There was a time, before 1798, 1810, and 1847, when Mexico was called New Spain, and New Spain was much more significant in this region than the United States of America, thirteen colonies which did not declare their independence from Great Britain until 1776. Even when the United States declared their Monroe Doctrine in 1823, the newly independent Mexico was no pushover for the Americans. The Guadalupe-Hidalgo Treaty of 1848 drastically changed things between the United States and Mexico. “The treaty added an additional 525,000 square miles to United States territory, including the land that makes up all or parts of present-day Arizona, California, Colorado, Nevada, New Mexico, and Wyoming.” Just a few years before, the U.S. had grabbed the huge land mass of Texas from Mexico. Today, U.S. President Donald Trump wants to build a wall between the United States and Mexico, and he wants Mexico to pay for it. But, that’s another story.
The fact of the matter is that the United States became bigger and more powerful than Mexico in the first half of the nineteenth century. Even so, the Americans are always concerned, sometimes to the point of anxiety, about the Mexicans, so that one of the reasons the United States is so dedicated to supporting Guatemala in every which way, is because they see Guatemala as assisting them in confining Mexico, so to speak. Remember now, when the Americans used the Cuban exiles, trained in Guatemala, to invade Fidel Castro’s Cuba in 1961, the Mexicans were very hostile for that invasion and expressed strong sentiments in support of Cuban sovereignty.

Today, there are observers who feel that Mexico has gone so neoliberal in its economic philosophy over the last two or three decades that the Mexican government works in the service of United States administrations. Whether this is so or not, our point is, and the Trump wall is evidence of this, that the United States is not completely comfortable with Mexico. Mexico is too big, Mexico is too brave, and Mexico is too Mexican. Washington prefers Guatemala; Washington loves Guatemala.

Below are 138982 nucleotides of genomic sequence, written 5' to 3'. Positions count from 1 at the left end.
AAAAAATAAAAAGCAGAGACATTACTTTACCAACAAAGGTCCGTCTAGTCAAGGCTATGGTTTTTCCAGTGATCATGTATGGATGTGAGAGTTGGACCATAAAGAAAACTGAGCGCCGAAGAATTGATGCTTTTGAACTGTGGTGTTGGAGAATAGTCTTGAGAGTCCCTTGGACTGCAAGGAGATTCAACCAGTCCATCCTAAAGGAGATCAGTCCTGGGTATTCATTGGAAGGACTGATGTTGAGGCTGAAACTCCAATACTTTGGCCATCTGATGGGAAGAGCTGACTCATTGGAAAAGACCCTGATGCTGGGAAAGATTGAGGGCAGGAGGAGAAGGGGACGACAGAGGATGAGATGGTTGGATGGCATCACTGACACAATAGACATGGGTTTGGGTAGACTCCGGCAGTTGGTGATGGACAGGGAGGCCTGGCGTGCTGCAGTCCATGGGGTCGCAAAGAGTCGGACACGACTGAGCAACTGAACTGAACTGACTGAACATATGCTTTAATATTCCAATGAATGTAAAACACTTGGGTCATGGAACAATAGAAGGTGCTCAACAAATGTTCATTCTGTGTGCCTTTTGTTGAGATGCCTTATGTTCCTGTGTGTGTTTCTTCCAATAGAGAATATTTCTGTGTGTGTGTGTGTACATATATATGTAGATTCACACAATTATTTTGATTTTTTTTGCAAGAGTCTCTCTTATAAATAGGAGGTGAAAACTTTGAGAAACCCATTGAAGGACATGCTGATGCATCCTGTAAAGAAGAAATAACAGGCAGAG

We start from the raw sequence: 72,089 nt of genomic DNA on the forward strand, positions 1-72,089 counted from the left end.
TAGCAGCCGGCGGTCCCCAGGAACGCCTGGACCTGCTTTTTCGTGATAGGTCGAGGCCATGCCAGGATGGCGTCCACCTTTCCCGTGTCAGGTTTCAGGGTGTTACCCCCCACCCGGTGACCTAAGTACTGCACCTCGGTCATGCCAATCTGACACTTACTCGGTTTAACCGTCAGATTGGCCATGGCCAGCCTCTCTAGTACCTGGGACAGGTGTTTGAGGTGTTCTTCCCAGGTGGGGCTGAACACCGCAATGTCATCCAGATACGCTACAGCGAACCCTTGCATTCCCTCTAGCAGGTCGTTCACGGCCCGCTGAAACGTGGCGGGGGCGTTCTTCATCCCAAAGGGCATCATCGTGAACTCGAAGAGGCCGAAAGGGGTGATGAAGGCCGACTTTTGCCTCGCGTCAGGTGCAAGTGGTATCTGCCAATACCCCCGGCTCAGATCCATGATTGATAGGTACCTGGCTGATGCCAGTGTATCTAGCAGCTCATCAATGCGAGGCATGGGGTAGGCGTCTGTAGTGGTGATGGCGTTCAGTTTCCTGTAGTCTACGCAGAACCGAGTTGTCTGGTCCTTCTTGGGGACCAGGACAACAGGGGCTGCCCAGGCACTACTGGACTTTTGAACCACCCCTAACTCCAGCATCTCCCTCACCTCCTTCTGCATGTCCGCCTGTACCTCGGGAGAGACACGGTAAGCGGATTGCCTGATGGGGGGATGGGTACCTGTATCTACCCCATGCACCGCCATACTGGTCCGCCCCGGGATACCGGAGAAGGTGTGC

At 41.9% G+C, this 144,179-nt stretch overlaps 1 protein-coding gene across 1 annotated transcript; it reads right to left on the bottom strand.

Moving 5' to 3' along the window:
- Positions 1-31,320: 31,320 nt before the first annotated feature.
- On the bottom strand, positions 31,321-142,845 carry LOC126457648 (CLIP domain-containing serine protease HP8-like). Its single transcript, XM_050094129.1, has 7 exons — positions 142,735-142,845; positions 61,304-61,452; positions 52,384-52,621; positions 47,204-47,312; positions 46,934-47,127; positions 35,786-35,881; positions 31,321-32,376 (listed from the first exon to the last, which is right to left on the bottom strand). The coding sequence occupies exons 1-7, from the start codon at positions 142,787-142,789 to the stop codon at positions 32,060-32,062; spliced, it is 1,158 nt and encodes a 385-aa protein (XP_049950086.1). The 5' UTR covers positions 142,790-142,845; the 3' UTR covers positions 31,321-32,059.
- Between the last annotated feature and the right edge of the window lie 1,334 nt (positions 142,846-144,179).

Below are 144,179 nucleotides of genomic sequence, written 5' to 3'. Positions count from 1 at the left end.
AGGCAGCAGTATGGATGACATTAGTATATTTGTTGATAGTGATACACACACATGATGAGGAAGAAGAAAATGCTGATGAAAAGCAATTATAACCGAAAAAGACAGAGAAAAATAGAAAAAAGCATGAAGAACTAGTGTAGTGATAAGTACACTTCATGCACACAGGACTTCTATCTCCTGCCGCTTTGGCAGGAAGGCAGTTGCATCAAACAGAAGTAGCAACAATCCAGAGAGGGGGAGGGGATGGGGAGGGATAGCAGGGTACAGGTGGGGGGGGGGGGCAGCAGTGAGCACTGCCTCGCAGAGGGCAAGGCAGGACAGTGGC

Well now, this Friends of Belize ICJ initiative has actually reached the point where the Guatemalans will hold their ICJ referendum on March 18 of next year. The Guatemalans will vote “yes” (do you have any doubts about that in your mind, paisano?), and then the ball will be in Belize’s court. Pressure will be on Belize to vote as Guatemala votes. The significance of this for us is that going to the ICJ will be an admission that our September 21, 1981 independence/territorial integrity was conditional. We Belizeans did not view our independence as conditional in 1981. For sure we did not view it as such when Guatemala’s Jorge Serrano Elias recognized our independence in 1991. The upshot of this is as follows: Belize has gone backwards in the matter of sovereignty and territorial integrity. This is the main reason patriotic Belizeans are skeptical about the ICJ: there’s not all that much we have here, and we want to hold on to all of it, Uncle Sam.

When the Americans decided to open their borders to Belizeans after Hurricane Hattie in 1961, the State Department killed at least two birds with one stone. First, they reduced the traditional native population of Belize which was hostile to Guatemala and felt entitled to Belize, and, secondly, they proceeded to use Belizeans as another social buffer against African-Americans. So that, whereas the Congressional Black Caucus of the United States should, ideally, represent an additional joker in the deck with respect to the Guatemalan claim and the ICJ initiative, that is not the case. That is not the fault of African-Americans. It is Belizeans who now need support, and it is Belizean leaders who are on the take from the Friends of Belize. Cold talk.

In Belize, we have never experienced as much pain and suffering as other peoples around us in Central America and the Caribbean have experienced. In a sense, we have been spoiled. We showed indications in 1968 and 1981 that we were willing to fight for Belize, but overall we chose to migrate. The facts are speaking for themselves.

Almighty God quit creating land and sea a long time ago, beloved. Those of you who are interested in going to the moon or to Mars can link up with the National Aeronautics and Space Administration (NASA) in Houston. Those of us Belizeans who are less adventurous, for our part, need to dig in our heels and prepare to fight for The Jewel. You have to put the Bible in the back of your mind. We have tried to show you what Israel did to the Palestinians. That is precisely what Guatemala intends for us Belizeans. Yes, it ain’t that bad to be a refugee in America. But, there is a reason why the brilliant Hon. Elijah Muhammad always wanted his own black nation. Belize for Belizeans.

Power to the people.

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Eden Cruz